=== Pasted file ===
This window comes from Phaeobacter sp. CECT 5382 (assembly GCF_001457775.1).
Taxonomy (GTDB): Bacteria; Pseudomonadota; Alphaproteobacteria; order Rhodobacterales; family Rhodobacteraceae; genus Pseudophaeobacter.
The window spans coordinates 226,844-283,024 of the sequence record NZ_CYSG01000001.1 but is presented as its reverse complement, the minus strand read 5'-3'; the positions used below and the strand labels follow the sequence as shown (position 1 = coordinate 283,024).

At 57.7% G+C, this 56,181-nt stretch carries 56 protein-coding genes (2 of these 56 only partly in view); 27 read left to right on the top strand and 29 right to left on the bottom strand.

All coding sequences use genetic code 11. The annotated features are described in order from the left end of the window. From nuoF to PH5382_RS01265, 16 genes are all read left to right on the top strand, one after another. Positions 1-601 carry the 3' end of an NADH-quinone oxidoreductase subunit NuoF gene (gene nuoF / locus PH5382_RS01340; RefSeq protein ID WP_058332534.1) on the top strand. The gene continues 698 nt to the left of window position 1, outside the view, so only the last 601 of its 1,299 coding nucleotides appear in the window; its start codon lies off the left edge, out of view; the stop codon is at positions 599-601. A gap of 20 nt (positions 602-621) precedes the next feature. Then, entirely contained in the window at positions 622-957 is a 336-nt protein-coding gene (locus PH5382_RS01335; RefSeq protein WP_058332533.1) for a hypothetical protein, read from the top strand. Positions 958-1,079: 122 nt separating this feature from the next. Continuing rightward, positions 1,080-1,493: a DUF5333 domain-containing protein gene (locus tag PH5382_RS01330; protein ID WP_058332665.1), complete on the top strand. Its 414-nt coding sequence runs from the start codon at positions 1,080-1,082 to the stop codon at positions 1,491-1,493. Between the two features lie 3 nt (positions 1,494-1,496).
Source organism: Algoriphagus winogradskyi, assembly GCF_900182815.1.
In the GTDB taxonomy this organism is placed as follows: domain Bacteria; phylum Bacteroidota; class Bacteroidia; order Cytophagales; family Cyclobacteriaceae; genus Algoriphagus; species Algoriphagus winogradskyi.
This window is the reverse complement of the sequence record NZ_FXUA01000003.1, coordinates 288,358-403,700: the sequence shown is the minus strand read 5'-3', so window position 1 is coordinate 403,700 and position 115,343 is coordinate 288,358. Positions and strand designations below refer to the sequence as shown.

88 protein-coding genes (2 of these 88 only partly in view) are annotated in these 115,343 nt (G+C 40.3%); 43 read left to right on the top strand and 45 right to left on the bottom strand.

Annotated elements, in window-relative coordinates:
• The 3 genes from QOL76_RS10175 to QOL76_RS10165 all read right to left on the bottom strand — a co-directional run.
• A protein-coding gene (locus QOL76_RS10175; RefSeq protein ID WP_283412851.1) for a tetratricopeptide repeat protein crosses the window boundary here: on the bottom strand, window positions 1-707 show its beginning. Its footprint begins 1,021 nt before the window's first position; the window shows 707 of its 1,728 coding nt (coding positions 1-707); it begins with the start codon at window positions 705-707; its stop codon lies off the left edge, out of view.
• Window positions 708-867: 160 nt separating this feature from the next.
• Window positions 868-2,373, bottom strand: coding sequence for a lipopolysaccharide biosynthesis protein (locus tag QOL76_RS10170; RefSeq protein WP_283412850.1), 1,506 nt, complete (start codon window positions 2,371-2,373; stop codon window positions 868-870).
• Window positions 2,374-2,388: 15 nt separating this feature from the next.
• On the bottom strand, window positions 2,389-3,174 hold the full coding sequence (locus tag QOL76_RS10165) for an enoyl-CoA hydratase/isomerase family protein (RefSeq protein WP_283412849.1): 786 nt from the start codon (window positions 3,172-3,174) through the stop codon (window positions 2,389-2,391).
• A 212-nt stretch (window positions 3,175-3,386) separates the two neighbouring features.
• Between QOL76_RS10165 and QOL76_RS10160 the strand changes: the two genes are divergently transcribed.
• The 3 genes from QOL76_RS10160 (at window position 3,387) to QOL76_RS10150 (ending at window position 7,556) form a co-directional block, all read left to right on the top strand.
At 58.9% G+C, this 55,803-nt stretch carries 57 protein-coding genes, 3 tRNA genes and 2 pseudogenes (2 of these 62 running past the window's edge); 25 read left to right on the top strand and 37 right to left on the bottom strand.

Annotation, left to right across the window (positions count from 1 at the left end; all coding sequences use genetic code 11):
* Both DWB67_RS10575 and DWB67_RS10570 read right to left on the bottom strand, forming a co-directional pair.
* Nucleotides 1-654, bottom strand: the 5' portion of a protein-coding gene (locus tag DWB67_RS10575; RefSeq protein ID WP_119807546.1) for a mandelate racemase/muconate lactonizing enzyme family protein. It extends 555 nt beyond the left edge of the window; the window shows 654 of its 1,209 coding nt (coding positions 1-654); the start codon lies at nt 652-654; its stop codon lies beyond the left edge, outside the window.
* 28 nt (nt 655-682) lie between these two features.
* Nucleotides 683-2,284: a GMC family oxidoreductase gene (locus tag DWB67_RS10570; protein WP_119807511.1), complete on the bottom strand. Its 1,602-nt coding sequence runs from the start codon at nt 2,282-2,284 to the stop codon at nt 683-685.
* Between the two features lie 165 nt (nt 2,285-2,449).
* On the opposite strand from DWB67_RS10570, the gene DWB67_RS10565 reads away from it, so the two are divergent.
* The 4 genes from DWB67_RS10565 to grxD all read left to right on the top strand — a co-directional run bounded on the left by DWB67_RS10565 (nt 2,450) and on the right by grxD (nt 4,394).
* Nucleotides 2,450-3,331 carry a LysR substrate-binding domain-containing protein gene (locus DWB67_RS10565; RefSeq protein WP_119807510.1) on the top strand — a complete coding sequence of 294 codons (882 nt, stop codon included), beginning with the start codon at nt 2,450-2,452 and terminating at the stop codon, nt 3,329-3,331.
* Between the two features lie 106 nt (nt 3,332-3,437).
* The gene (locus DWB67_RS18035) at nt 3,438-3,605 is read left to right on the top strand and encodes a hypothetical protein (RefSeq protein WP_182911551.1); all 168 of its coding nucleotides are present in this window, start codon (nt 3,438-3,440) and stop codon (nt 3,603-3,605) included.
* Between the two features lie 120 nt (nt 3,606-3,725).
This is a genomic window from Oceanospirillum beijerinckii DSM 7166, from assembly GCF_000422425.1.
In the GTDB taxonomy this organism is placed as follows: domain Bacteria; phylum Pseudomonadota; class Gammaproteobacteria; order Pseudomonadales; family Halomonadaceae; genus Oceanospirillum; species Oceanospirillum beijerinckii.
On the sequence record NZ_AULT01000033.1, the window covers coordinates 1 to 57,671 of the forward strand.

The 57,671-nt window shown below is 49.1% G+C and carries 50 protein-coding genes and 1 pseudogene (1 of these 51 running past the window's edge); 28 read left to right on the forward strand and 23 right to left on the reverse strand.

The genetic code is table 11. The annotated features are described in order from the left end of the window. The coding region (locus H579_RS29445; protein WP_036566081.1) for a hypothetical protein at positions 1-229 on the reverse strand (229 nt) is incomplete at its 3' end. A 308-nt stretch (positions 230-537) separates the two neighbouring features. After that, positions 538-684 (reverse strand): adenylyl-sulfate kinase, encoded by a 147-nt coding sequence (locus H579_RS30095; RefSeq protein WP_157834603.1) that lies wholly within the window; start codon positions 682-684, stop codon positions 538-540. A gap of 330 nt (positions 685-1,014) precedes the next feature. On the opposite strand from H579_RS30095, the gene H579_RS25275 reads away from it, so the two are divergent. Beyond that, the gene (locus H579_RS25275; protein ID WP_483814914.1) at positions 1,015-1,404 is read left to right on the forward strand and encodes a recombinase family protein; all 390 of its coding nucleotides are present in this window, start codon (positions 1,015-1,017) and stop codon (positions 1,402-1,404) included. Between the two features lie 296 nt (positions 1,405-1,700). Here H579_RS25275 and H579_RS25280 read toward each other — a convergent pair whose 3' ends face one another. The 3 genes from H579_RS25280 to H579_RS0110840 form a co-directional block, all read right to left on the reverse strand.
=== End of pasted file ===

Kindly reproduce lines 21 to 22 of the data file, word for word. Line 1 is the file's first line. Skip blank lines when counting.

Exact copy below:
Annotation, left to right across the window (positions count from 1 at the left end; all coding sequences use genetic code 11):
* Both DWB67_RS10575 and DWB67_RS10570 read right to left on the bottom strand, forming a co-directional pair.